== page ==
Can schools be held criminally liable if they fail to protect students from bullying?
It turns out that the answer to this question isn’t easy to answer. And it really should be.
On the one hand, federal courts have ruled that schools have no constitutional duty to protect students from private actors (bullies). (see: Jane Doe vs. Covington County School District – http://www.ca5.uscourts.gov/opinions/pub/09/09-60406-CV2.wpd.pdf)
On the other hand the U.S. Department of Education’s Office for Civil Rights has just ruled that a Palo Alto CA middle school mishandled the case and while they can’t be held criminally liable, they should have thoroughly investigated allegations and taken disciplinary action against the bullies. (see: http://www.paloaltoonline.com/news/show_story.php?id=28540)
So where does this leave schools?
Fortunately, most schools are run by well-meaning and caring individuals. Most don’t need the threat of criminal liability to do their jobs. However, there are clearly districts and/or schools that are failing at this for a variety of reasons. And these schools do need legal coercion to change. Trust me, some of the horror stories of what happens to kids that the schools aren’t liable for will terrify you – check out: http://www.schoolbusters.org/ for a sampling. but let’s just say that a school gives a 9 year old girl over to a sexual predator – someone not authorized to take the girl out of school and they do this on 6 separate occasions and the school isn’t legally liable for not keeping this little girl safe even though they violated their own safety rules regarding who can check out a child by not validating identity or double checking to see if this person was allowed to take a child in the first place.
Anyway – it’s clear that legally, schools aren’t required to keep your child safe. But, that if they don’t, they could be found in violation of a child’s civil rights, especially if that child is in a protected class, and since most victims fall into a protected class, well, there you go.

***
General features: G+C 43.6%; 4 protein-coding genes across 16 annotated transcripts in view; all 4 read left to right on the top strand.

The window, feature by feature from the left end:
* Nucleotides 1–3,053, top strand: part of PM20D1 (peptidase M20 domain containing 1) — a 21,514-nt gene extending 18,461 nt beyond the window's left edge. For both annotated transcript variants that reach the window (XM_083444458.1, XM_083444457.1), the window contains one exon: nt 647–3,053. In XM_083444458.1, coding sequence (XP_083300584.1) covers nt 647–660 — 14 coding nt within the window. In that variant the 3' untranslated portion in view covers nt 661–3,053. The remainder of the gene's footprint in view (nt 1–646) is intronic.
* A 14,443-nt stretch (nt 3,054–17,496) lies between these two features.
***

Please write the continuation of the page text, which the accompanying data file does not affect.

Two things need to happen.
1) We need to find a way to make sure that schools are held liable for protecting children in their care. Government agencies should not have protection that private day care centers do not.
2) Schools need to do a much better job of protecting kids because the dissenting opinion in the Jane Doe vs. Covington County case is most likely going to eventually become the prevailing opinion at some point.
What can parents do to keep their children safe?
In the meantime, what should parents do to make sure their kids are protected? Do your best to educate yourself on what the school can and should be doing to protect your child. Don’t allow things to drag out or become chronic. Make sure that you take safety measures to protect your child. Don’t give up. Protect your child but continue to agitate for change because change won’t occur until or unless we parents insist upon it. Because even if a particular school administrator refuses to do what they should be doing to protect your child, school boards are elected representatives. If they fail to make sure that their administrators are doing their job, they should be fired and replaced with people who will make sure that rules are enforced.
I want to end this post with an essay from Lorna Blumen on Why Stronger Anti-Bullying Laws aren’t the answer (http://bullyingepidemic.com/anti-bullying-laws-arent-the-answer/) She has a good point at the end.
“Bullying prevention is the everyday behavior we accept or ignore, the choices individuals (not just officials) make every day in our homes, schools, and communities. If we don’t step in until a child is on the brink of suicide, it is nearly impossible to stop that suicide from occurring.”
Bullying prevention can’t just be about making schools accountable – though that is obviously very important. It also has to educate and empower victims. It has to educate and empower parents. We all have to focus on doing what it takes to get the bullying to stop and that means being smart and NOT waiting for someone else to take responsibility to make that happen. Bullies can be stopped, but it takes a consistent effort by everyone involved. No one person can get a bully to stop. We all have to do out part.
If you need help with this – check out my free course – how to talk to your child’s school about bullying.